According to Matt and Ted Lee, older Charlestonians refer to cooked grits at "hominy," despite the difference between this dish and the larger nixtamalized corn used in Mexican cooking. These grits are the the bed for the Lee brothers' shrimp in their classic Shrimp and Grits recipe in their Charleston Kitchen cookbook.
Excerpted with permission from The Lee Bros. Charleston Kitchen, copyright 2013 by Matt Lee and Ted Lee. Published by Clarkson Potter, a division of Random House. All rights reserved. Available wherever books are sold.
- Yield:makes 3 cups
- Active time: 45 minutes
- Total time:45 minutes
- 2 cups whole milk
- 1 cup stone-ground coarse grits
- 2 tablespoons unsalted butter
- Kosher salt and freshly ground black pepper
Pour the milk and 2 cups of water into a 2-quart saucepan, cover, and turn the heat to medium high. When the liquid simmers, add the grits, butter, and 1/2 teaspoon salt, and reduce the heat to medium. Stir every couple of minutes until the grits have become fragrant, and are the consistency of thick soup, about 8 minutes.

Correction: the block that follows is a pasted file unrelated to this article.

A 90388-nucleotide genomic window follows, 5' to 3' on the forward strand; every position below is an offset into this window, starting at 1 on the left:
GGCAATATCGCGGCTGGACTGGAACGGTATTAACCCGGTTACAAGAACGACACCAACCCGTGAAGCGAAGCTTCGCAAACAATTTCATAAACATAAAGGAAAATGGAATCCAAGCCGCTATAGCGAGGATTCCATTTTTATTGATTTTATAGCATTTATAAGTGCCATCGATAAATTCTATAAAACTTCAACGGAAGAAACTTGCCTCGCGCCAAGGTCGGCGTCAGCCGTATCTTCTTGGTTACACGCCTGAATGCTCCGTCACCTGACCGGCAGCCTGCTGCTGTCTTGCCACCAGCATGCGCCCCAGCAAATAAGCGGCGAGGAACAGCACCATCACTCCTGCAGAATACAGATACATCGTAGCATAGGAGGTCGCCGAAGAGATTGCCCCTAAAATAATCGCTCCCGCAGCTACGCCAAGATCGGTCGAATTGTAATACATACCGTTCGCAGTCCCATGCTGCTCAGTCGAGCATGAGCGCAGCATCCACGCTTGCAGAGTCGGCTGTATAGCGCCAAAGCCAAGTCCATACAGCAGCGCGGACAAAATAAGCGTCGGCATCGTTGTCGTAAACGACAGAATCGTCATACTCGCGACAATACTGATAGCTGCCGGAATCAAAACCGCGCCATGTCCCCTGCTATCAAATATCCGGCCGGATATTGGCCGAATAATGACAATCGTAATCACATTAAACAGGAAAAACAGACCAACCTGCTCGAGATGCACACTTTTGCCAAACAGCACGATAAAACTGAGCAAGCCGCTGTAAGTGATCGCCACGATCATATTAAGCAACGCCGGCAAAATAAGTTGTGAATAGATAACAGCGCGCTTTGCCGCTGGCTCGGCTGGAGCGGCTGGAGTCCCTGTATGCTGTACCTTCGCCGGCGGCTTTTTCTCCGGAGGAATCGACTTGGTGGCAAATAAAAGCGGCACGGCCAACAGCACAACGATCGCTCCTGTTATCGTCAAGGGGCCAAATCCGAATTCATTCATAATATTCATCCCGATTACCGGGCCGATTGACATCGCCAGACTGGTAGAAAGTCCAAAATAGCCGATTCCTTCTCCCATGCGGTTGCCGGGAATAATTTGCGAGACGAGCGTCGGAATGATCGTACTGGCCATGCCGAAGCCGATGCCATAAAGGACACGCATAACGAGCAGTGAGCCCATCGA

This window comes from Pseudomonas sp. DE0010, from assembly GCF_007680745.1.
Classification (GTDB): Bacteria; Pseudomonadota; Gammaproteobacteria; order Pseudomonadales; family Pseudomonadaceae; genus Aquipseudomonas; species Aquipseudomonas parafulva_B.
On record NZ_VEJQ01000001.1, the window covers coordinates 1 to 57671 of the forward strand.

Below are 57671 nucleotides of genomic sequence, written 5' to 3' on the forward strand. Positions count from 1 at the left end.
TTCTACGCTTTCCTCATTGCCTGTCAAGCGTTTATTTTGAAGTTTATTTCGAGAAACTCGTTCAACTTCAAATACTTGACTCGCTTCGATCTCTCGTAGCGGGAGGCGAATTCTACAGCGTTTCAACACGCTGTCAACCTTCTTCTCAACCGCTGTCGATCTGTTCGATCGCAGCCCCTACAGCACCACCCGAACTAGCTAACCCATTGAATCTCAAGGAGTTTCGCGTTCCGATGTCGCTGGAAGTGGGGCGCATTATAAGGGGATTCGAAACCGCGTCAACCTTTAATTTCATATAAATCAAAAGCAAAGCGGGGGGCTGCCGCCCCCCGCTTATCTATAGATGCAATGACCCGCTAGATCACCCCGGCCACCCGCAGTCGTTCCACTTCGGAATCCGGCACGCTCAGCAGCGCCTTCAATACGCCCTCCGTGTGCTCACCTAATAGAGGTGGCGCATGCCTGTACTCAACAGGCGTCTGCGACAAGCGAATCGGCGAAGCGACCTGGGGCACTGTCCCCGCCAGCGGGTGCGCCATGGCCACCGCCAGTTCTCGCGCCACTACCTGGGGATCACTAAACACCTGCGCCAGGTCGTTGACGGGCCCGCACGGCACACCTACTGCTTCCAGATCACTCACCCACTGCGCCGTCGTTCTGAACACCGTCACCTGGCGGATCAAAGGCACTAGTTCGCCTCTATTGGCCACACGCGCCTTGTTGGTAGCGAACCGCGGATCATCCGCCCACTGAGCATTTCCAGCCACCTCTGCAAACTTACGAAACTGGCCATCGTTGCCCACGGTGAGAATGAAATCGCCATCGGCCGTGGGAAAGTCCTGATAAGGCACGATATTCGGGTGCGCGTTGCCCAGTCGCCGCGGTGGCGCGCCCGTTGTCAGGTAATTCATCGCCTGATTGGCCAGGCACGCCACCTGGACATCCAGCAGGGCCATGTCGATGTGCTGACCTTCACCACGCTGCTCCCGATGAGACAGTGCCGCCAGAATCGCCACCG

Reduce the heat to low and simmer, stirring often and ever more frequently, for about 20 minutes, by which time the bubbles will emerge infrequently as the grits have stiffened and fall lazily from the end of a spoon. Add 1/2 teaspoon black pepper and cook for about 10 minutes more, stirring constantly to prevent the thickened grits from scorching on the bottom of the pan (appoint someone to the stirring task if you have to step away—a scorched pot of grits is bitter and a total loss). If your grits thicken too quickly, or if they are too gritty for your taste, add water by the half cup, stirring to incorporate, and continue cooking until tender.
When the grits are stiff and stick well to the spoon, turn off the heat and stir. Season with salt and black pepper to taste and serve immediately.